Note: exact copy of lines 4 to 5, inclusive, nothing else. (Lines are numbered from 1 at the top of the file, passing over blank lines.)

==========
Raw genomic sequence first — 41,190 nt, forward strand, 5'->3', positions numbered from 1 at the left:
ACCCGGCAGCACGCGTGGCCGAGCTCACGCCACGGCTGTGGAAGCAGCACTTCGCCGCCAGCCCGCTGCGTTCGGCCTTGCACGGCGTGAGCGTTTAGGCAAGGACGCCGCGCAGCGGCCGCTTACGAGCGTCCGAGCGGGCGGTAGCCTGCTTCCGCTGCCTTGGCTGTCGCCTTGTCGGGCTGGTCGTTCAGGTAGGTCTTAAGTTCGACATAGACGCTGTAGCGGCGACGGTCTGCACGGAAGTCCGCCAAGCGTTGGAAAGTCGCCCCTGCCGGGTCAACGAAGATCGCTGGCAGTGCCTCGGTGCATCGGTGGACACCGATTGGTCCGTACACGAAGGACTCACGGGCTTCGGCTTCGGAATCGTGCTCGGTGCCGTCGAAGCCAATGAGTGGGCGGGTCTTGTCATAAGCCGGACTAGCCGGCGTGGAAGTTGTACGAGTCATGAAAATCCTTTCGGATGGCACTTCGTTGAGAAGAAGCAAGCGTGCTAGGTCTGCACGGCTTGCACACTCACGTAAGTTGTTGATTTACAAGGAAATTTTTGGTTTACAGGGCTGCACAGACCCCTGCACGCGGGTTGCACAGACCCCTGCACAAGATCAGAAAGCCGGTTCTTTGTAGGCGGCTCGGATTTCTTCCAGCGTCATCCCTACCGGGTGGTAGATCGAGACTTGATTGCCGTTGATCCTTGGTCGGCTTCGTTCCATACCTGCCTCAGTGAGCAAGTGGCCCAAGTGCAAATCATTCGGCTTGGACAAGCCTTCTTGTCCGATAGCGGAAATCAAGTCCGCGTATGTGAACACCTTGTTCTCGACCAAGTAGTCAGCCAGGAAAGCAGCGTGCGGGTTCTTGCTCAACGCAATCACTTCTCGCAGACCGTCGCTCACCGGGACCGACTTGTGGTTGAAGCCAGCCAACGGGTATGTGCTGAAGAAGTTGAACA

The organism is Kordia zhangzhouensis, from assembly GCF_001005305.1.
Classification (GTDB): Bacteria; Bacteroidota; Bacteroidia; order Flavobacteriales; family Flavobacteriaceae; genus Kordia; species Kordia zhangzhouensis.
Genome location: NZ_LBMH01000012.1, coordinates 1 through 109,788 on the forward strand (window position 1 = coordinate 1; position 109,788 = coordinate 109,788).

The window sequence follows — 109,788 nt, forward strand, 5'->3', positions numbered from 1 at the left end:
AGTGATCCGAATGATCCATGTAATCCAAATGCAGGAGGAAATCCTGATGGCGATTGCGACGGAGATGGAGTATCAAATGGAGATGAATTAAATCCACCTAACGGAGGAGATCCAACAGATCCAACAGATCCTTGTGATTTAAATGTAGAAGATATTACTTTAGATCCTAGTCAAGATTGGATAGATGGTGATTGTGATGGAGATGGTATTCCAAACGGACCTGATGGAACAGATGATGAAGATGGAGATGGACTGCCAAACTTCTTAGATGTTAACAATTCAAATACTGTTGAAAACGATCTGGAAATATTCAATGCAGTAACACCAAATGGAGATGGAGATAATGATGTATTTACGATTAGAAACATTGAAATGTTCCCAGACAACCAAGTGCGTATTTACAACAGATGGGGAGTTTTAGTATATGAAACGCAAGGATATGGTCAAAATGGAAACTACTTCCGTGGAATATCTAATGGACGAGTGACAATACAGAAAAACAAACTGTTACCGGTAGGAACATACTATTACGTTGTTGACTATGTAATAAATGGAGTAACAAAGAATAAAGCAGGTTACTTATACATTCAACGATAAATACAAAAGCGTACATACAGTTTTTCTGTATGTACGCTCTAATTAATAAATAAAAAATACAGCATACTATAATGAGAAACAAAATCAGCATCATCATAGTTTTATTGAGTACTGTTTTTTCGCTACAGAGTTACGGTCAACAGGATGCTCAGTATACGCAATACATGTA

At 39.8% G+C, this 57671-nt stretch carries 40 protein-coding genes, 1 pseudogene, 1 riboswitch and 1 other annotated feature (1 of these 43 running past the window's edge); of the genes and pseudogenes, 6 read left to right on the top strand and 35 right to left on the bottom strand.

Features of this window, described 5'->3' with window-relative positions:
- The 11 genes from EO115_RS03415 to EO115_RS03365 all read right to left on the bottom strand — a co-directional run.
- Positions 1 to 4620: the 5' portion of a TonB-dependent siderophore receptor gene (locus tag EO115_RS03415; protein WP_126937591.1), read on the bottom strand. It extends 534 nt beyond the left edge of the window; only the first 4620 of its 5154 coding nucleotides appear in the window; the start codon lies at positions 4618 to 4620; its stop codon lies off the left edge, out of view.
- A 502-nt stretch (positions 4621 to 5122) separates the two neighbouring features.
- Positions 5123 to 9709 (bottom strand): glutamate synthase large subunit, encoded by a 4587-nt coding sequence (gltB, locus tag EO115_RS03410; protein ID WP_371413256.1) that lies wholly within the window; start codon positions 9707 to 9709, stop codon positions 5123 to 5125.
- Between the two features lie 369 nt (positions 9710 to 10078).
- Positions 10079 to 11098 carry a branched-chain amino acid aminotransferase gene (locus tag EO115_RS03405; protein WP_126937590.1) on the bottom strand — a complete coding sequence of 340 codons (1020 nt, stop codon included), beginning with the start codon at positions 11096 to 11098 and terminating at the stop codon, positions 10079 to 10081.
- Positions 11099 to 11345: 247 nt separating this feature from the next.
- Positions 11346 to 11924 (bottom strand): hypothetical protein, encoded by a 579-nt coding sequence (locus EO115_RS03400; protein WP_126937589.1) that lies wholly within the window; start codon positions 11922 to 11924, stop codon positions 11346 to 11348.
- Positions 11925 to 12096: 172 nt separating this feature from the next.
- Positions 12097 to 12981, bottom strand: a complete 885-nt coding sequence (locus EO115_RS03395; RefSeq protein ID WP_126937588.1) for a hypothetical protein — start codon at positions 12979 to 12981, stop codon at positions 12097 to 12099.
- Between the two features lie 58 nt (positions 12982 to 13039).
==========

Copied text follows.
Classification (GTDB): Bacteria; Bacteroidota; Bacteroidia; order Flavobacteriales; family Flavobacteriaceae; genus Kordia; species Kordia zhangzhouensis.
Genome location: NZ_LBMH01000012.1, coordinates 1 through 109,788 on the forward strand (window position 1 = coordinate 1; position 109,788 = coordinate 109,788).